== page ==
The tanto or dagger is defined as an edged weapon that is 1 shaku in length or less. However, some tantos are actually in excess of the length are often referred to as O-tanto or sunobi tanto.

Suguta Styles of Tanto:

1. Hira-tsukuri: flat sided (no shinogi), with mune.(common)
2. Katakiriha-tsukuri: totally flat on one side with chisel type edge on opposite. Commonly with chisel type kissaki.(rare)
3. Moroha: double edged, tapering to point, shinogi runs to point, diamond shaped cross section.(somewhat rare)
4. Hochogata-tsukuri: wide, "stubby" hira-tsukuri. Popular style of Masamune.
5. Unokubi-tsukuri: single edged, straight back with raised shinogi tapering to mune. Short, wide groove halfway up blade.
6. Kissaki-moroha-tsukuri: extremely long o-kissaki.(rare)
7. Kogarasumaru-tsukuri: shinogi to kissaki with front third of blade double edged. (rare)
8. Shobu-tsukuri: similar to shinogi-tsukuri but no yokote, may have groove half way up blade. (common)
9. Kubikiri-tsukuri: like katakiriha but with much more sori and edge is on INSIDE curvature. (rare)
10) Kanmuri-otoshi-tsukuri: Similar to unokubi-tsukuri but with the shinogi reaching the tip of the point instead of the mune.
11) Ken: double edged blade with central shinogi. Not actually a tanto but sometimes used like one. Often made from cut down yari.
12) Shinogi-tsukuri: don't generally see these unless a longer sword has been cut down greatly.

Koshirae Styles of Tanto:

Aikuchi: no tsuba: fuchi flush with mouth of saya. Commonly with unwrapped tsuka. Many with horn kashira.
Hamidashi: small size tsuba.
Kaikan: short tanto in aikuchi or shirasaya mounts(usually carried by women).
"Kamikaze" tanto: basically shirasaya, some with horn mountings.

Tanto through History

Koto: Heian through Muromachi

We see the tanto begin some time in the Heian Period but was much more of a functional weapon and as a result of use few survive from this period. In the Early Kamakura Period we begin to see more tantos and the tanto begins a trend to a much more artistic weapon. The most common style is hira-tsukuri, uchi-sori. In Middle Kamakura we begin to see an abundance of tanto craftsmen, kanmuri-otoshi style seen in Yamato and Kyoto. In keeping with the style of tachi, tantos become longer and wider in the Late Kamakura period. Horimono is less decorative than religious. The new faith of Hachiman enters into carvings. The hamon of tanto are like the tachi with the exception of no choji-midare. It is not seen here. Instead, you see gunome midare and suguha. In Nambokucho, the style becomes even grander. Tanto become longer than 40 cm (beyond the normal 1 shaku) becoming like miniature wakizashi.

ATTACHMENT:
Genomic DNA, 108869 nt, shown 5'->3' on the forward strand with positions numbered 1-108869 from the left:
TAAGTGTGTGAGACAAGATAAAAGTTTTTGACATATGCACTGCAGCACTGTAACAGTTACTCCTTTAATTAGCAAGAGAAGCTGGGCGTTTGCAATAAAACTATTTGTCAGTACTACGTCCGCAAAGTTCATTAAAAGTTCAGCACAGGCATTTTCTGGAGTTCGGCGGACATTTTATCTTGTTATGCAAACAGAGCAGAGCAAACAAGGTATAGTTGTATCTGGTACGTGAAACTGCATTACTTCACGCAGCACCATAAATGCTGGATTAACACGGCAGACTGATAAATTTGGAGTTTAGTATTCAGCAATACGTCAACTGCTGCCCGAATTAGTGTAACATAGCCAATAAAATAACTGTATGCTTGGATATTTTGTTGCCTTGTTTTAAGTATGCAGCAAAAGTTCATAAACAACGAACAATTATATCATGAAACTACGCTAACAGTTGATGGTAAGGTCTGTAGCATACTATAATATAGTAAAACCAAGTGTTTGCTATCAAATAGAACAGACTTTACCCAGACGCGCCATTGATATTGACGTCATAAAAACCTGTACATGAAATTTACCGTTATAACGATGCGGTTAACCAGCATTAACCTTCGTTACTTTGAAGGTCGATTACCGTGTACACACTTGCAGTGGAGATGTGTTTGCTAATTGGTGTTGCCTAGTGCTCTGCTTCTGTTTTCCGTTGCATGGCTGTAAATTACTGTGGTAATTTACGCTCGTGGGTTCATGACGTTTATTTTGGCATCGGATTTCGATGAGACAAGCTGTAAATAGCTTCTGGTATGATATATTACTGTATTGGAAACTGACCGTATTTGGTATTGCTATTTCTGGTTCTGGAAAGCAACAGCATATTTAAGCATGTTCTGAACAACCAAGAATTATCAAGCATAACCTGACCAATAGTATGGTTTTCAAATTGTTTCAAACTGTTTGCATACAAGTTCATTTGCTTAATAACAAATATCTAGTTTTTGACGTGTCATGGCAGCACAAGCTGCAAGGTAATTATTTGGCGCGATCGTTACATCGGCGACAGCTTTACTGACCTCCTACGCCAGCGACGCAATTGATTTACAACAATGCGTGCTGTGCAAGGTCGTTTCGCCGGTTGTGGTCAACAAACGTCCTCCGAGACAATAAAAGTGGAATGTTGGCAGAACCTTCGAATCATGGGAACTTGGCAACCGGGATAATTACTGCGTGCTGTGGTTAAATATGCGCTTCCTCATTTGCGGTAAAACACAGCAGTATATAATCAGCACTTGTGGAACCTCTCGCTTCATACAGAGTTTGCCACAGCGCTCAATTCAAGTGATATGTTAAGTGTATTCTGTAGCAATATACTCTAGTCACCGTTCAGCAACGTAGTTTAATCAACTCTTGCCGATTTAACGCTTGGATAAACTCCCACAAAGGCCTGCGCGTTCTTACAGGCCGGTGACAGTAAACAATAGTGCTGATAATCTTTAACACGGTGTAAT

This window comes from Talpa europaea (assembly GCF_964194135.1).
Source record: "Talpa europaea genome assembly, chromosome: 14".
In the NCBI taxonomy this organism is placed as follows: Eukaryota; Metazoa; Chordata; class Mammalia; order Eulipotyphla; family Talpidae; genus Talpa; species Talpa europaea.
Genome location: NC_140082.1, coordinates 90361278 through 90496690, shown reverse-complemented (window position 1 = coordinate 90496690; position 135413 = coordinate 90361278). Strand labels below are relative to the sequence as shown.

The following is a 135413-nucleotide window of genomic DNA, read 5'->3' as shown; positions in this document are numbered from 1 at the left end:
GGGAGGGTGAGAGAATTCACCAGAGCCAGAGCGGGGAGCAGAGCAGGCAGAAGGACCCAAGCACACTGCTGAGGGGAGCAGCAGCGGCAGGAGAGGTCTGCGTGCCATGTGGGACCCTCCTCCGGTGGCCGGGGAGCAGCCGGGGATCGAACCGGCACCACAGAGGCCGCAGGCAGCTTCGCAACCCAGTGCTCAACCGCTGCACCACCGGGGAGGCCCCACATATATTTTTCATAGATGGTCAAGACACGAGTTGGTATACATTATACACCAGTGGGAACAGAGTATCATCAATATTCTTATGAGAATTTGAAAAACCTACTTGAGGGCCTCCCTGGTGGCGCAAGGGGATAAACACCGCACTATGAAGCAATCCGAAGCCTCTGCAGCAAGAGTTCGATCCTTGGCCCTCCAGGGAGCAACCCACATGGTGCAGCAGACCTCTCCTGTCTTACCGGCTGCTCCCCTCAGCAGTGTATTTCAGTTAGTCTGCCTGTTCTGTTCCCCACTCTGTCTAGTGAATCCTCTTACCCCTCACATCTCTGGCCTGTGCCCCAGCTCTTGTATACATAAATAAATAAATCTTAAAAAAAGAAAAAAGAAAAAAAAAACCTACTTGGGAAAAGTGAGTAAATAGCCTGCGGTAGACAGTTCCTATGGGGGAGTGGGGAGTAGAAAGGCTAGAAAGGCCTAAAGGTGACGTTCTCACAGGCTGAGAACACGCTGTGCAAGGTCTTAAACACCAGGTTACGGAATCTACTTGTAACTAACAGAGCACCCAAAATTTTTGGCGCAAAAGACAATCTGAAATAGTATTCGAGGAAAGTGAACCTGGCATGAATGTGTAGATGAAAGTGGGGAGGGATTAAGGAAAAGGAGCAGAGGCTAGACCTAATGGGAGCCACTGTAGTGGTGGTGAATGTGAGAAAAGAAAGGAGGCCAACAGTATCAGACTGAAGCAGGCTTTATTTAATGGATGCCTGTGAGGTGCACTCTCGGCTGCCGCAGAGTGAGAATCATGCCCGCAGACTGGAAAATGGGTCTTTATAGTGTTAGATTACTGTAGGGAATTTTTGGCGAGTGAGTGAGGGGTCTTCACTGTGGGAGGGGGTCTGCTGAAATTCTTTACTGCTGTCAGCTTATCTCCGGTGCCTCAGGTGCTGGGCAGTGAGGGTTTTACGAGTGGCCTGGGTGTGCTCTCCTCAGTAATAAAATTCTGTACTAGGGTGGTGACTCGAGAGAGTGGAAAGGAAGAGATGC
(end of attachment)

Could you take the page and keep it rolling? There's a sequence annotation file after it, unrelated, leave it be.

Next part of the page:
Blades become thinner ura-to-omote but broader ha-to-mune. Two hamon styles prevail; 1) the old, fading, traditional, quiet, and 2) the new, ascending, bold and flashy such as in Soshu-den of Masamune.
The Muromachi Period is ushered in, and with it comes incessant fighting. Mass production of swords spells a low point. However, custom ordered blades maintain high quality.
Towards the end of this period the style of the sword shifts back to a narrower blade with shallow sori.
There is also a higher frequency of very short pieces, less than five sun used as concealed daggers in robes. Generally Bizen-den and Mino-den are the most numerous smiths.
Great smiths are rare in this period but include Bizen smiths Sukesada and Norimitsu. In Mino there is Kanemoto and Kanesada. In Ise we see Muramasa and Masashige.
In Bungo, the Takata group is well known, and in the Northern Provinces we see the Fujishima group gain fame.

Shinto: Momoyama through early Edo

The unification of Japan brought 250 years of relative peace. This together with the change is style of wearing tachi and tanto to the wearing of katana and uchikatana (wakizashi) meant there was little call for the forging of tanto. The few that were made during the Momoyama period were copies of Nambokucho and Kamakura era works. In the Edo period, hamon become more flamboyant with billowing notare and bead-like gunome. Shapes tend to be long and slender with slight sori.

Shin-shinto: Late Edo

Still few tanto made - but more than in Shinto. Many copies of classic Kamakura, Nambokucho and Koto blades led by the influence of Suishinshi Masahide.

Gendai: Meiji to date

Quite a few tanto made prior to WW II as restoration of the Emperor caused return to classic Kamakura styles. Imperial court wearing tachi and tanto. Tanto relatively numerous.
Many of unokubi and shobu style with short hi halfway up blade. Few modern era tanto made due to restrictions on sword production.

(The above material was abstracted in part from "TANTO" by Suzuki (JSS/US English translation)